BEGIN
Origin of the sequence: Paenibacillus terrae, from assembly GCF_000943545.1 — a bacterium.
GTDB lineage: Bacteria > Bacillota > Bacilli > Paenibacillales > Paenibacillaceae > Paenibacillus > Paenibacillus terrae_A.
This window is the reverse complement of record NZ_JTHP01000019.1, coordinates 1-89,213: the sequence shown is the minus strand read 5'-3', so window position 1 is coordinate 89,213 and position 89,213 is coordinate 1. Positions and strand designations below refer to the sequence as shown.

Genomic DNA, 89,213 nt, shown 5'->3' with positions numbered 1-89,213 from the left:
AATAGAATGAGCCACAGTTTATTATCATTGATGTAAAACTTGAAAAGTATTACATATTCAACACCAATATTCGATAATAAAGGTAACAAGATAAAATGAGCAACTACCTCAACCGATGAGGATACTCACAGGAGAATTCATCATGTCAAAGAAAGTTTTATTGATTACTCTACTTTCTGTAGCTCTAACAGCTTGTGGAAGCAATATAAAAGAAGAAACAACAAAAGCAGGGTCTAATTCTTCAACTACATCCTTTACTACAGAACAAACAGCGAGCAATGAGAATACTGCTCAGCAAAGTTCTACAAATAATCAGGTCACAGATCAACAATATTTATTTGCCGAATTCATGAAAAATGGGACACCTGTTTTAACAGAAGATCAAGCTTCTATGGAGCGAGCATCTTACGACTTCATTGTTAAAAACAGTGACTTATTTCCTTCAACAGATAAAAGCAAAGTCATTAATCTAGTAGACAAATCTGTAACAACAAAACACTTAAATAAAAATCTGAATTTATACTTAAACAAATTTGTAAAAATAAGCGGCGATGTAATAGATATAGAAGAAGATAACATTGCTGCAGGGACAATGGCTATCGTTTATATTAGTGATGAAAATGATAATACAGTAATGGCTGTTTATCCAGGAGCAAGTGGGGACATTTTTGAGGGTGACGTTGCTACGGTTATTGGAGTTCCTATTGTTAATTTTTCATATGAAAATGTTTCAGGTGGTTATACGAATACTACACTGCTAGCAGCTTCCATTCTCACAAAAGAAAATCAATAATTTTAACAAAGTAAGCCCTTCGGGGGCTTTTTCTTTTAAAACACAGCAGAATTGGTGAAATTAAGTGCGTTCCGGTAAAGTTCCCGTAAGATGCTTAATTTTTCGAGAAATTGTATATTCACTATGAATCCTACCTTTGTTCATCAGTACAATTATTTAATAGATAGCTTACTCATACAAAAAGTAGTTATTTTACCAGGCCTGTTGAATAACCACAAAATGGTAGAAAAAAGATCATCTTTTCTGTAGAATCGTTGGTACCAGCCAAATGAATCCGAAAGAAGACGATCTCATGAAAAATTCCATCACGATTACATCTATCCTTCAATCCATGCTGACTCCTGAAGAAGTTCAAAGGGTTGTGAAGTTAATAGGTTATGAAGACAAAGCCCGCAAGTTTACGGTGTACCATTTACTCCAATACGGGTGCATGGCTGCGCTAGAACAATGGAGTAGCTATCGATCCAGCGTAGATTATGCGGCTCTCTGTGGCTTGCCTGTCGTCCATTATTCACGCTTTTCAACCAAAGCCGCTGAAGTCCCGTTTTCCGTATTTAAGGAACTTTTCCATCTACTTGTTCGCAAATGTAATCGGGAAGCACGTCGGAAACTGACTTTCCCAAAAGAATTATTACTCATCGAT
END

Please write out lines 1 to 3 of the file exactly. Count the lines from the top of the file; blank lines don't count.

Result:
Origin of the sequence: Paenibacillus terrae, from assembly GCF_000943545.1 — a bacterium.
GTDB lineage: Bacteria > Bacillota > Bacilli > Paenibacillales > Paenibacillaceae > Paenibacillus > Paenibacillus terrae_A.
This window is the reverse complement of record NZ_JTHP01000019.1, coordinates 1-89,213: the sequence shown is the minus strand read 5'-3', so window position 1 is coordinate 89,213 and position 89,213 is coordinate 1. Positions and strand designations below refer to the sequence as shown.